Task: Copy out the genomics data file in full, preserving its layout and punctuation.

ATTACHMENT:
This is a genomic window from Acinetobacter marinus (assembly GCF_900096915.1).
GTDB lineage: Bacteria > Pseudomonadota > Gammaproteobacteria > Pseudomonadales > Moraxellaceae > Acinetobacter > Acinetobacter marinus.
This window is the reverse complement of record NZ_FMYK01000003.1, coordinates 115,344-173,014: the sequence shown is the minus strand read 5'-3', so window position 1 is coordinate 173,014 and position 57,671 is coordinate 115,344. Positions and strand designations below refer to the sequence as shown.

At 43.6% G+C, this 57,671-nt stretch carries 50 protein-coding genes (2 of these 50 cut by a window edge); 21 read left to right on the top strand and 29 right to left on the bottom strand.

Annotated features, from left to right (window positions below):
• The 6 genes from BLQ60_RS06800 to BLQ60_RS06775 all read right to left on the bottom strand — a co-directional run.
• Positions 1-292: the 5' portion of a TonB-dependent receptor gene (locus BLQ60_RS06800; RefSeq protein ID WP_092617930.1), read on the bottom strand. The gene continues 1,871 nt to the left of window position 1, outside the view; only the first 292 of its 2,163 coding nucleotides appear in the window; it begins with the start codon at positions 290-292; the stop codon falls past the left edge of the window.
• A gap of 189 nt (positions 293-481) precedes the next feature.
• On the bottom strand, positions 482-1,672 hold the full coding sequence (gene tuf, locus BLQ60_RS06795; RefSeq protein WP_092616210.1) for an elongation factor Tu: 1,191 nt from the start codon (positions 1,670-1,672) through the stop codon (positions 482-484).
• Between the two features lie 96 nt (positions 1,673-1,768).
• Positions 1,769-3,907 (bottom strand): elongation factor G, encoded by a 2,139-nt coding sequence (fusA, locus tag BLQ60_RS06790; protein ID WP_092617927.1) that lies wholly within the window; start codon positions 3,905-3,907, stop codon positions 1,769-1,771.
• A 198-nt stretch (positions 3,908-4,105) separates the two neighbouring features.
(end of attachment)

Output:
This is a genomic window from Acinetobacter marinus (assembly GCF_900096915.1).
GTDB lineage: Bacteria > Pseudomonadota > Gammaproteobacteria > Pseudomonadales > Moraxellaceae > Acinetobacter > Acinetobacter marinus.
This window is the reverse complement of record NZ_FMYK01000003.1, coordinates 115,344-173,014: the sequence shown is the minus strand read 5'-3', so window position 1 is coordinate 173,014 and position 57,671 is coordinate 115,344. Positions and strand designations below refer to the sequence as shown.

At 43.6% G+C, this 57,671-nt stretch carries 50 protein-coding genes (2 of these 50 cut by a window edge); 21 read left to right on the top strand and 29 right to left on the bottom strand.

Annotated features, from left to right (window positions below):
• The 6 genes from BLQ60_RS06800 to BLQ60_RS06775 all read right to left on the bottom strand — a co-directional run.
• Positions 1-292: the 5' portion of a TonB-dependent receptor gene (locus BLQ60_RS06800; RefSeq protein ID WP_092617930.1), read on the bottom strand. The gene continues 1,871 nt to the left of window position 1, outside the view; only the first 292 of its 2,163 coding nucleotides appear in the window; it begins with the start codon at positions 290-292; the stop codon falls past the left edge of the window.
• A gap of 189 nt (positions 293-481) precedes the next feature.
• On the bottom strand, positions 482-1,672 hold the full coding sequence (gene tuf, locus BLQ60_RS06795; RefSeq protein WP_092616210.1) for an elongation factor Tu: 1,191 nt from the start codon (positions 1,670-1,672) through the stop codon (positions 482-484).
• Between the two features lie 96 nt (positions 1,673-1,768).
• Positions 1,769-3,907 (bottom strand): elongation factor G, encoded by a 2,139-nt coding sequence (fusA, locus tag BLQ60_RS06790; protein ID WP_092617927.1) that lies wholly within the window; start codon positions 3,905-3,907, stop codon positions 1,769-1,771.
• A 198-nt stretch (positions 3,908-4,105) separates the two neighbouring features.